This rule works in the inverse, too. If you’re trying to approach someone, take a second to reflect on the norms of the place you are. In many places, people, women especially, may feel they have to be polite even when they aren’t interested. Affirmative consent (seeking a freely given and enthusiastic yes) is always best. And if you find yourself on the receiving end of one of those insults, take it in stride and leave. It’s not personal, but they are definitely not interested.
Reality: Norms for “Touching” Vary Across Borders
We communicate with more than just language — we also communicate with gestures, expressions, and often touch. When it comes to thinking sexual harassment abroad and consent, these other forms of communication can have a big impact on how we are perceived without us ever thinking it.
I grew up in Brazil and the United States, and one of the biggest differences was personal space. Every time I came back to the U.S., I had to consciously take a step back because it was considered invasive to stand so close. While I grew up having to think these changes (and code switching), this distance may not be something you think unless you’re the person someone is standing way too close to.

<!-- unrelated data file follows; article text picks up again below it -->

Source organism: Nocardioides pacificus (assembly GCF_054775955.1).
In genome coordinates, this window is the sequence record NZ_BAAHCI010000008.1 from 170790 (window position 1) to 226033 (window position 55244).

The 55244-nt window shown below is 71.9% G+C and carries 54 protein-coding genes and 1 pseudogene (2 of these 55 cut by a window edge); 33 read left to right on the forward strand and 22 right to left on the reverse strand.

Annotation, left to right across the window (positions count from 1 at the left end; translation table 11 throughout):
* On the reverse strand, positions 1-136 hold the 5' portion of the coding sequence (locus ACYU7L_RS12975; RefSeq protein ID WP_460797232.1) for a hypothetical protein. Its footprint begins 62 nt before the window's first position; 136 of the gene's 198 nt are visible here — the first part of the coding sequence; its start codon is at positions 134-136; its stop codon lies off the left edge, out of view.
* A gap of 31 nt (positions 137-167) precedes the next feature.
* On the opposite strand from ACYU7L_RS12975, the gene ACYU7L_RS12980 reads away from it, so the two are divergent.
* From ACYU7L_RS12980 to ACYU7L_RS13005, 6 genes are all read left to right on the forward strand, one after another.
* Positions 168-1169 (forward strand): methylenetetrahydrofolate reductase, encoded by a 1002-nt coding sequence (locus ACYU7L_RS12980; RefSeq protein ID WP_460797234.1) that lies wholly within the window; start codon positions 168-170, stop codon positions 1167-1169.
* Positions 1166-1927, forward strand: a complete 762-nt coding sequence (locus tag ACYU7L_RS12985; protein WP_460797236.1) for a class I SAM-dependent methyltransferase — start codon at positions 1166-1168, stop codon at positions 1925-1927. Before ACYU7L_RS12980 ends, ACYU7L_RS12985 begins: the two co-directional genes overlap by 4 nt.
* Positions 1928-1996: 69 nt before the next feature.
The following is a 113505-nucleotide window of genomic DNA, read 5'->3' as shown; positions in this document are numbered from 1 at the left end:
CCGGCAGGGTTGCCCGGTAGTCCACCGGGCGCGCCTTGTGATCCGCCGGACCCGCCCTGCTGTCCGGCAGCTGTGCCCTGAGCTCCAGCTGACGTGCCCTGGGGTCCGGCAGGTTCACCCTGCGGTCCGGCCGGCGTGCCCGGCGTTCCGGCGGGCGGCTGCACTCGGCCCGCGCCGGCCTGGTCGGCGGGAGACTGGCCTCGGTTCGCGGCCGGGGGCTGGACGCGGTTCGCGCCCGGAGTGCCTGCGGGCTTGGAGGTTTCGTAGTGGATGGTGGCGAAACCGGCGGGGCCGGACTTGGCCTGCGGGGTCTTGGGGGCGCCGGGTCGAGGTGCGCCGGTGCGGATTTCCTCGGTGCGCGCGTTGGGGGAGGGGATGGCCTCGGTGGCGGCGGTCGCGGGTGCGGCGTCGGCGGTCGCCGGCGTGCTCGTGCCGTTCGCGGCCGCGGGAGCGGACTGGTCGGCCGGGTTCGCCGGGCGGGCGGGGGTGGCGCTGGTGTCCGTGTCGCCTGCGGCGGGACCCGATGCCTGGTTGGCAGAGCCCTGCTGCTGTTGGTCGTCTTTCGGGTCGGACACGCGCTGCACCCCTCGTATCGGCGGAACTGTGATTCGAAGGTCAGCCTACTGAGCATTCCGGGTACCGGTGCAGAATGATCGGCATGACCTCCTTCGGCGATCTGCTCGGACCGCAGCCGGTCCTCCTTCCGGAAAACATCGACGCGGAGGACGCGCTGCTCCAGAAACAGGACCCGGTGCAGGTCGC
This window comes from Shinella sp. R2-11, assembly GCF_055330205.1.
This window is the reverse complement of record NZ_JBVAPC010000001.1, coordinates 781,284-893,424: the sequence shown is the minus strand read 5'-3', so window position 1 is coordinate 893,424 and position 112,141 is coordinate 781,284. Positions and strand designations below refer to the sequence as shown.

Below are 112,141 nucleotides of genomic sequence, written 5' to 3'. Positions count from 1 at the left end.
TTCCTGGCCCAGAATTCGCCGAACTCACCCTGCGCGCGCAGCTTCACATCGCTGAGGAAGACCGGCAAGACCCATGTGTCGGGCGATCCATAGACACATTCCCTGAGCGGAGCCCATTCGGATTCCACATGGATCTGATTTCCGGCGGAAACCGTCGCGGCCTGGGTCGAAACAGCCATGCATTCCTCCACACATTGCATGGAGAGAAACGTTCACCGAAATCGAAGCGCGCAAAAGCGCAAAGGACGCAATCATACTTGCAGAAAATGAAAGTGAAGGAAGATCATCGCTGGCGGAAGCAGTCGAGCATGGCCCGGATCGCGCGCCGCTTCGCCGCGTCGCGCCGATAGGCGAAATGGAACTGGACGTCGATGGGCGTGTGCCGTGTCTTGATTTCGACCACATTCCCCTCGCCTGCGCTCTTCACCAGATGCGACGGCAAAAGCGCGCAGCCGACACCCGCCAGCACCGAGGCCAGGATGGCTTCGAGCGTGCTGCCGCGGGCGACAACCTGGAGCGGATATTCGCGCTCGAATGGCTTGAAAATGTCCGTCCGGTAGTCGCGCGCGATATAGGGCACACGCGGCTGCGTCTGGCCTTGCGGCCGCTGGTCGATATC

Standing closer to people than is typical for that culture can often have the unintended implication of sexual interest or aggression. This is especially true for those coming from Asia and South America to Europe and the United States. To help avoid these unintended meanings, observe those around you to see what is typical.
While moving somewhere with a significantly smaller personal space bubble means getting accustomed to casual bumps in public, it can also lead to people abusing that closeness to cop a feel. Unwanted harassment is never okay, but be careful to assess the situation before you respond. In some countries, moral codes work in your favor and calling someone out can be a useful strategy to protect yourself, but in others it may be safer to remove yourself if possible. Being open with friends and locals the topic and their strategies is one of your best tools for navigating these situations, avoiding sexual harassment while traveling, and maintaining your personal safety.
You have to be careful what kind of touch, even when consensual, is considered appropriate in public. When I lived in India it was very common for pairs of men or women to hold hands while walking down the street with no implication other than friendship, but that same act would’ve been interpreted very differently back home in Oklahoma.